AppTapp iPhone installer hack. It didn’t work. The installer ran and ran with nothing apparently happening. Against my better judgment I force quit the installer and my iPod touch would do nothing more than display its “Connect to iTunes” option. I fired up iTunes and it wouldn’t see the iPod touch.
Before panicking I plugged the iPod touch into a different Mac. That Mac recognized the iPod touch but told me that it was in recovery mode and that I needed to restore it. That I did. iTunes downloaded the iPod touch 1.0.1 software and then reformated the iPod. It worked perfectly well after that.
This one smudges.
Unlike the iPhone, with its brushed metal back, the iPod touch has the traditional shiny steel back plate. And yes, it smudges and scratches just as easily as other iPods with glistening backs.
Keyboard supports international symbols.
We understand that because the iPod touch can be sold in countries other than the U.S. (unlike the iPhone) the iPod touch has international keyboard capabilities. Specifically, the touch supports these keyboard layouts: QWERTY, QWERTZ, AZERTY, QZERTY, and Japanese IME. You can choose different keyboard settings in the Keyboards setting.
What’s less apparent is that you can choose non-standard characters by tapping and holding on a key in the iPod’s virtual keyboard. For example, go to the Contacts application and tap the Plus (+) button to create a new contact. Tap the Name field and press and hold the A key. You’ll find that you have nine options including Á, Â, Å, Á, Æ, plus a couple of other characters that I can’t easily create on my Mac’s keyboard.
I accessed both my Gmail and .Mac accounts via their respective webmail interfaces and was able to successfully send and receive email. The only glitch was attempting to send HTML-formatted email from Gmail. Safari refuses to allow you to place the cursor in the text field when HTML formatting is chosen. Switch to plain text and it works perfectly.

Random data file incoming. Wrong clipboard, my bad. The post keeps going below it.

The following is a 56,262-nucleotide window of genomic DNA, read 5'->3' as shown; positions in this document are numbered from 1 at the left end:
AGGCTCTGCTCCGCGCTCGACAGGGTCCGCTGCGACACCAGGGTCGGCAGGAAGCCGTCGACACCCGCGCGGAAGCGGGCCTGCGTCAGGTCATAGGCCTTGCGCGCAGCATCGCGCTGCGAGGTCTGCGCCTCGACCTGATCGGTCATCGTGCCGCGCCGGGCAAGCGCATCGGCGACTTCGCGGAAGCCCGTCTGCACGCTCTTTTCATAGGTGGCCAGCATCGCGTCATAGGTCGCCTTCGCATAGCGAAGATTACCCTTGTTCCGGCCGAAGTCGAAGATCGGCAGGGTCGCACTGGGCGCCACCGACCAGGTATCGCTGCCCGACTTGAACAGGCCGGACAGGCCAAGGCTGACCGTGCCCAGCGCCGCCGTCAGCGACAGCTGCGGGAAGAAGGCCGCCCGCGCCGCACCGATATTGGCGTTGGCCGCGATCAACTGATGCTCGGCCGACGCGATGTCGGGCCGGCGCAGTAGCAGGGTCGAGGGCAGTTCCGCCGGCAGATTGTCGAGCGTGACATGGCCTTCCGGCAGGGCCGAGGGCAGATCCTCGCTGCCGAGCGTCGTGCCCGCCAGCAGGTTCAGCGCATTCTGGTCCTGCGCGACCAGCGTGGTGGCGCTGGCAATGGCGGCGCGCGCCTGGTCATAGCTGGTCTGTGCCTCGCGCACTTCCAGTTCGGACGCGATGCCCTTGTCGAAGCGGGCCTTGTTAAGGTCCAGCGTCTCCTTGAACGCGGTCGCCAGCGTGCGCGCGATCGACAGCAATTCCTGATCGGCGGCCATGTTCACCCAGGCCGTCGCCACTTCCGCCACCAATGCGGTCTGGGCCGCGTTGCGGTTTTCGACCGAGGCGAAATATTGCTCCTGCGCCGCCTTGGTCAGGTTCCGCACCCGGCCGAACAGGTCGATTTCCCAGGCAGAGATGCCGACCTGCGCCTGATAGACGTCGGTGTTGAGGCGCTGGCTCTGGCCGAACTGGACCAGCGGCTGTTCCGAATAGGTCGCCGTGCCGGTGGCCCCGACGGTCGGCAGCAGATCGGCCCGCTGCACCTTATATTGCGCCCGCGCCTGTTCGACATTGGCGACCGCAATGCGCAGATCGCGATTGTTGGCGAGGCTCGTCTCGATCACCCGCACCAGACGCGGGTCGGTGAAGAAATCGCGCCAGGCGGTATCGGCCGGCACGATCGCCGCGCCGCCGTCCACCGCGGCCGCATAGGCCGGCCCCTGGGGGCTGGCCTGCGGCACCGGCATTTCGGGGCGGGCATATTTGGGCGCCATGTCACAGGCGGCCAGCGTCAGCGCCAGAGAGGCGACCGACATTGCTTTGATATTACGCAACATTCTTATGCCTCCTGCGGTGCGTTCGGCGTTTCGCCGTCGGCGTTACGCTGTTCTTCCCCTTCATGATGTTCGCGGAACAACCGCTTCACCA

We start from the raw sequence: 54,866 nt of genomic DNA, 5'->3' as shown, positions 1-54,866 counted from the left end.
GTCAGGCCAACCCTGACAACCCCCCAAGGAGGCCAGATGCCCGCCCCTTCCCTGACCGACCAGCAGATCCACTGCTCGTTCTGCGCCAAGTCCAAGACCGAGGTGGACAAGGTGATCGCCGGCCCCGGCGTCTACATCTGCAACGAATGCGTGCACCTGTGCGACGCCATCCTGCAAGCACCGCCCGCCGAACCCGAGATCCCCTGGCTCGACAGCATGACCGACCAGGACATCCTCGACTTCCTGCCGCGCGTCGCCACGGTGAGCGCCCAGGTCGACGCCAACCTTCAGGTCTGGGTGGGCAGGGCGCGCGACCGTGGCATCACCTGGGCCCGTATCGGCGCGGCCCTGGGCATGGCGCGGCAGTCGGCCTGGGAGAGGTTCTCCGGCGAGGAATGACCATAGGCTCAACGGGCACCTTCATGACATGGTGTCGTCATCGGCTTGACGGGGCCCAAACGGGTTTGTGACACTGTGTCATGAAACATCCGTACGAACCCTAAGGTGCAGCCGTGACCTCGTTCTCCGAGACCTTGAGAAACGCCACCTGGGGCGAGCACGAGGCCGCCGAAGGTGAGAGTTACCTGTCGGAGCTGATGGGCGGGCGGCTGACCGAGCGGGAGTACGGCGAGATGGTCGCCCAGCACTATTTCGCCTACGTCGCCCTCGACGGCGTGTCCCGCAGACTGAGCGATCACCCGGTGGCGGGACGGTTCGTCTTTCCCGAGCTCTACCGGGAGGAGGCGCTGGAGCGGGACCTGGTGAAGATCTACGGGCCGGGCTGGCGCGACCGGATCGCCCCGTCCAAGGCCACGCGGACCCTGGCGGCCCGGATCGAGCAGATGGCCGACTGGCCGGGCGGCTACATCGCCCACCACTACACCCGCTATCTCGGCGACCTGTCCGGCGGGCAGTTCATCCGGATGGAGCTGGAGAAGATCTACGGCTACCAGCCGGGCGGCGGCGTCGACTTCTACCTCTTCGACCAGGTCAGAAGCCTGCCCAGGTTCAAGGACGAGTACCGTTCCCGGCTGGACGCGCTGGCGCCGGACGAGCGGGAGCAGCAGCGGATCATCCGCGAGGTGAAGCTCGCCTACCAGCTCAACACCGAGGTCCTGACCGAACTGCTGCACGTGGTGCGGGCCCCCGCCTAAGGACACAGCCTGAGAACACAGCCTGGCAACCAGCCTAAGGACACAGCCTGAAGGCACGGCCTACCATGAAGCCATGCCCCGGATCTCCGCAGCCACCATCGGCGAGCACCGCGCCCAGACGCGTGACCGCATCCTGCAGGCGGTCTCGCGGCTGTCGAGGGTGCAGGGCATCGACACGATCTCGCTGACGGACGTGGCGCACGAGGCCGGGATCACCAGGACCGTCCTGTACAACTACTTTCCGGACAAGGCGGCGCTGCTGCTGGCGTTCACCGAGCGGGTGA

Slower text entry in Safari.
While working in these webmail applications I noticed that the iPod touch enters text more slowly than does the iPhone. I asked Jason Snell to confirm this with his iPod touch and iPhone in case it was a personal network issue. He verified that the iPod’s keyboard is more sluggish than the iPhone’s.
iPod touch video is darker.
My iPod touch’s video is noticeably darker than the video played on my iPhone. I synced
, purchased from the iTunes Store, on both devices and played the same scene on each. With brightness cranked all the way up on both devices, the iPhone (below, left) far outshone the iPod touch. Dark scenes on the iPod touch were really dark, making it a less-than-ideal vehicle for watching film noir.
Jason Snell reports that his iPod touch’s video is not only darker, but shows significant problems with “negative image” effects in especially dark video and photos. We’ve posted one sample below but more are available in
this Flickr photo set.)
Video playing on an iPhone (top) and iPod touch (bottom).
No playlist grouping.
The new iPod nano and iPod classic respect playlist grouping—create a folder in iTunes’ Source list, drag some playlists into that folder, and sync the iPod and the hierarchy is preserved on the iPod. That doesn’t work with the iPod touch.
I’ll be hammering on the iPod touch throughout the weekend and beyond to unearth its other secrets—many of which are likely to appear in our
iPod Blog. And stay tuned for our full review of the iPod touch, coming next week.